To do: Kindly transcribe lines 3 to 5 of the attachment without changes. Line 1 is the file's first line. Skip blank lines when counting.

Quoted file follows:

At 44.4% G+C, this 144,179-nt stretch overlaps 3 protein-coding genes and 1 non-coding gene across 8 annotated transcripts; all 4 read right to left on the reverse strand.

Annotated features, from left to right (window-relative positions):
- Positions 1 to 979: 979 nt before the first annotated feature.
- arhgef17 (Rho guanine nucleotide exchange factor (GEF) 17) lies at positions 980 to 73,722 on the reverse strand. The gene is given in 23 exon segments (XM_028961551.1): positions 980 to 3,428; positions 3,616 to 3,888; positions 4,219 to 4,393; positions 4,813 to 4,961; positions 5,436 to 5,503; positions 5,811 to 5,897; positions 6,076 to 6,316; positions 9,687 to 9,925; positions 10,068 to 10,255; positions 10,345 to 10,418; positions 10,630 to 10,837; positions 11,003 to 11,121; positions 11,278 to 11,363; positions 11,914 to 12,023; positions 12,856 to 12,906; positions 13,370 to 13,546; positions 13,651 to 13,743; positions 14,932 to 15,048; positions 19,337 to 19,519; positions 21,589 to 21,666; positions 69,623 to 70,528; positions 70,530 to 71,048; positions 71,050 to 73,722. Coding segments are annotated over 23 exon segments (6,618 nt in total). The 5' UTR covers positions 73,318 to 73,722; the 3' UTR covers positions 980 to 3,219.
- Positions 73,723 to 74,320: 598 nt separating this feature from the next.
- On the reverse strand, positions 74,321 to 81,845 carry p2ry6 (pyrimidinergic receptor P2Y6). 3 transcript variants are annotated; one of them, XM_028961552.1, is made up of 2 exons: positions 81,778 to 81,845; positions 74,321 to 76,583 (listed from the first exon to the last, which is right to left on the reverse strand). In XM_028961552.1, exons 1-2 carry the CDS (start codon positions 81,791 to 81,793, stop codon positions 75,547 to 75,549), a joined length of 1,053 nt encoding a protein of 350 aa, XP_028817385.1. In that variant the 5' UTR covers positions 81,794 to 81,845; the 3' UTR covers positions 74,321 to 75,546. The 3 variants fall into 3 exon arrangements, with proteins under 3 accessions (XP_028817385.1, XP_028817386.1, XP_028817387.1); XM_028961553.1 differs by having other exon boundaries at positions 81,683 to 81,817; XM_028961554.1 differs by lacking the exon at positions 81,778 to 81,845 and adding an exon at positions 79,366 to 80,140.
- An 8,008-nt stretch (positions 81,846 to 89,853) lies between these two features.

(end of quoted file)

- Positions 1 to 979: 979 nt before the first annotated feature.
- arhgef17 (Rho guanine nucleotide exchange factor (GEF) 17) lies at positions 980 to 73,722 on the reverse strand. The gene is given in 23 exon segments (XM_028961551.1): positions 980 to 3,428; positions 3,616 to 3,888; positions 4,219 to 4,393; positions 4,813 to 4,961; positions 5,436 to 5,503; positions 5,811 to 5,897; positions 6,076 to 6,316; positions 9,687 to 9,925; positions 10,068 to 10,255; positions 10,345 to 10,418; positions 10,630 to 10,837; positions 11,003 to 11,121; positions 11,278 to 11,363; positions 11,914 to 12,023; positions 12,856 to 12,906; positions 13,370 to 13,546; positions 13,651 to 13,743; positions 14,932 to 15,048; positions 19,337 to 19,519; positions 21,589 to 21,666; positions 69,623 to 70,528; positions 70,530 to 71,048; positions 71,050 to 73,722. Coding segments are annotated over 23 exon segments (6,618 nt in total). The 5' UTR covers positions 73,318 to 73,722; the 3' UTR covers positions 980 to 3,219.
- Positions 73,723 to 74,320: 598 nt separating this feature from the next.